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Rhinos Return to Rwanda The mighty Eastern black rhino has returned to Rwanda. In a remarkable achievement for the conservation of this endangered species, 18 of the approximately 1,000 animals left in the wild have made the long journey from South Africa to Rwanda. With the reintroduction of rhinos, Rwanda has cemented its place as a leader in wildlife conservation, not just in Africa but across the globe. By David Toovey

A Historic Journey At midnight on 2 May 2017, a historic flight departed from O.R. Tambo International Airport in Johannesburg, South Africa. On board, ten Eastern black rhinos bound for their new home: Akagera National Park in Rwanda. The majestic (and massive) animals were making the 4,000 km journey from Thaba Tholo Game Ranch in the South Africa’s north to Akagera, Rwanda’s protected savannah park. A week later, eight more rhinos joined their kin, taking the total number of rhinos in Rwanda to 18. The story of returning rhinos to Rwanda began in 2010 when the Rwanda Development Board, which manages the country’s national parks, entered into an agreement with African Parks to manage Akagera. African Parks is a non-profit conservation organization that manages national parks and protected areas in partnership with governments to save wildlife, restore landscapes and ensure sustainable livelihoods for local communities.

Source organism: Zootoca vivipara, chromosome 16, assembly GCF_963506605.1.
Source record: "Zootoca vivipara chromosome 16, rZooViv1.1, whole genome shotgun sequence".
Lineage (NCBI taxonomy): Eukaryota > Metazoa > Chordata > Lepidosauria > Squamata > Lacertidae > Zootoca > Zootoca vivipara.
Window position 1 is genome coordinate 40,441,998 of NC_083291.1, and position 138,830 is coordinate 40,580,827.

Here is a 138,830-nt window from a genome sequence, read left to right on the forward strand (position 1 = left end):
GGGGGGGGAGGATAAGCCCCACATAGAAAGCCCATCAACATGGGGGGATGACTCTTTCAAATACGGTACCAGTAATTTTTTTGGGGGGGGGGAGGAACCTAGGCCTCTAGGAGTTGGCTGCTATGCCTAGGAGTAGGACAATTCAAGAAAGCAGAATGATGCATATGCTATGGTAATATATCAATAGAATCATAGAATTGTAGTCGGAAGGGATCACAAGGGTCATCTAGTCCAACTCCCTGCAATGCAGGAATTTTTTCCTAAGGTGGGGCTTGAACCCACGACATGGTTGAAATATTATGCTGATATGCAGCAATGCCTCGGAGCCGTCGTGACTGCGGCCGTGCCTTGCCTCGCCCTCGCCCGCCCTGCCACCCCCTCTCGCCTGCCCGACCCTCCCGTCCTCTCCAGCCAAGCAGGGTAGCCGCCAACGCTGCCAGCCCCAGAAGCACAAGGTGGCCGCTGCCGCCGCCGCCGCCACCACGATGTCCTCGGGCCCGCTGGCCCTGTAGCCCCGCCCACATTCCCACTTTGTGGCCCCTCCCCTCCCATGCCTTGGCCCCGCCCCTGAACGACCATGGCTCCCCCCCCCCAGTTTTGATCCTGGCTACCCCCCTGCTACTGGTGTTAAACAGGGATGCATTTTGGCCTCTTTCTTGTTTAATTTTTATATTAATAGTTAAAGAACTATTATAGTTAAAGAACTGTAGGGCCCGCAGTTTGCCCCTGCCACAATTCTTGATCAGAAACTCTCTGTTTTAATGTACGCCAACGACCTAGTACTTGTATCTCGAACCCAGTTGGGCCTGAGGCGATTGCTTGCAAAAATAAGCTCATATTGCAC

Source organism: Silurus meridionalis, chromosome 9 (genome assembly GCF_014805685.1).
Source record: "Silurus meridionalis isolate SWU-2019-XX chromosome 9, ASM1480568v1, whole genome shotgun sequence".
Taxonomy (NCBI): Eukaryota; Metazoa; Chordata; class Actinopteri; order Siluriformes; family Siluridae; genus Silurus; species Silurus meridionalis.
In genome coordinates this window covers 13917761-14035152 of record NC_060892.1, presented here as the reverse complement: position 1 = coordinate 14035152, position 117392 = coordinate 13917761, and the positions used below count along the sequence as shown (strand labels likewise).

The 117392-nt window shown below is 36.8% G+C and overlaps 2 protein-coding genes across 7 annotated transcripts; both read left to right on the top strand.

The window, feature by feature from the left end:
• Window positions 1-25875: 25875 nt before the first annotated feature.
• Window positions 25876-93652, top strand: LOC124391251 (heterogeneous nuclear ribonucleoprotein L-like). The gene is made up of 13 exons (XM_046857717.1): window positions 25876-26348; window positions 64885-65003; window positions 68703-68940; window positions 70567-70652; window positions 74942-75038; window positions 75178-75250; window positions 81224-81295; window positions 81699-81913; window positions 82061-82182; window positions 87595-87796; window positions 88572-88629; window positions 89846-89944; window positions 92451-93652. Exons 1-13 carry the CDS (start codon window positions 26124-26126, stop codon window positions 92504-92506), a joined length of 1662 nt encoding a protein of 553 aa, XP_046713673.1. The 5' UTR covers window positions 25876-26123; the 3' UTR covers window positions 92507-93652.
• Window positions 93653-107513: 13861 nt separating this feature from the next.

On board, ten Eastern black rhinos bound for their new home: Akagera National Park in Rwanda.

Since that time, Akagera has been rejuvenated and the park is returning to its former glory. The management of the park overhauled law enforcement and began the process of restocking the park with species that historically called Akagera home. The first such wildlife translocation was the reintroduction of seven lions in 2015 after a 15 year absence due to poaching. Today, the number of lions in the park has risen to 19.

A Conservation Imperative The brutal onslaught of poaching of rhinos across Africa has resulted in fewer than 5,000 black rhino remaining in the wild. Of these, only 1,000 are the Eastern black rhino subspecies. In the 1970s, more than 50 black rhinos thrived in Rwanda, but their numbers declined under the pressure of poaching. The last Eastern black rhino was seen in Akagera in 2007.


Rwandair Inzozi Magazine June 2017  
Rwandair Inzozi Magazine June 2017